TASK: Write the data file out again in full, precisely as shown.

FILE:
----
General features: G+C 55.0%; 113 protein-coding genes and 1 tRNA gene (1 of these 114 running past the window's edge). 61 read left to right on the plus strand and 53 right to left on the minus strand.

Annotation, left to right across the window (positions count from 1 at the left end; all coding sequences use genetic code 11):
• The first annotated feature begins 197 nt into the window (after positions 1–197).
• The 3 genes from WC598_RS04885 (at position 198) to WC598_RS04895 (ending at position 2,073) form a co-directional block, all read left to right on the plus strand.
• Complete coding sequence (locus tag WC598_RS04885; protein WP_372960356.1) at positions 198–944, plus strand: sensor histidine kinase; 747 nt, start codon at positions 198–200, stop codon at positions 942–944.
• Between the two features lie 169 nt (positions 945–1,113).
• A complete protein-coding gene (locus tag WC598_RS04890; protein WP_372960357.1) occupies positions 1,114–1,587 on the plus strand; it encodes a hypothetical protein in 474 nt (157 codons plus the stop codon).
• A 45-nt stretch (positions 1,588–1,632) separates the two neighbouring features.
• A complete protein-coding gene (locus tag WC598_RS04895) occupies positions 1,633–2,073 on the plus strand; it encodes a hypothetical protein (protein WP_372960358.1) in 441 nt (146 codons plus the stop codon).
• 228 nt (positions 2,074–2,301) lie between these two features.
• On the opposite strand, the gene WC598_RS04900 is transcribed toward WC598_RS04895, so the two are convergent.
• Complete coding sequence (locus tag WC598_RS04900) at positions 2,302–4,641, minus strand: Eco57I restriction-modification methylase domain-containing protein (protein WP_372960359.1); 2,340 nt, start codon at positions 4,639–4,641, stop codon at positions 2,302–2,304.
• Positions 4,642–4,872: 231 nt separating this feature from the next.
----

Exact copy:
General features: G+C 55.0%; 113 protein-coding genes and 1 tRNA gene (1 of these 114 running past the window's edge). 61 read left to right on the plus strand and 53 right to left on the minus strand.

Annotation, left to right across the window (positions count from 1 at the left end; all coding sequences use genetic code 11):
• The first annotated feature begins 197 nt into the window (after positions 1–197).
• The 3 genes from WC598_RS04885 (at position 198) to WC598_RS04895 (ending at position 2,073) form a co-directional block, all read left to right on the plus strand.
• Complete coding sequence (locus tag WC598_RS04885; protein WP_372960356.1) at positions 198–944, plus strand: sensor histidine kinase; 747 nt, start codon at positions 198–200, stop codon at positions 942–944.
• Between the two features lie 169 nt (positions 945–1,113).
• A complete protein-coding gene (locus tag WC598_RS04890; protein WP_372960357.1) occupies positions 1,114–1,587 on the plus strand; it encodes a hypothetical protein in 474 nt (157 codons plus the stop codon).
• A 45-nt stretch (positions 1,588–1,632) separates the two neighbouring features.
• A complete protein-coding gene (locus tag WC598_RS04895) occupies positions 1,633–2,073 on the plus strand; it encodes a hypothetical protein (protein WP_372960358.1) in 441 nt (146 codons plus the stop codon).
• 228 nt (positions 2,074–2,301) lie between these two features.
• On the opposite strand, the gene WC598_RS04900 is transcribed toward WC598_RS04895, so the two are convergent.
• Complete coding sequence (locus tag WC598_RS04900) at positions 2,302–4,641, minus strand: Eco57I restriction-modification methylase domain-containing protein (protein WP_372960359.1); 2,340 nt, start codon at positions 4,639–4,641, stop codon at positions 2,302–2,304.
• Positions 4,642–4,872: 231 nt separating this feature from the next.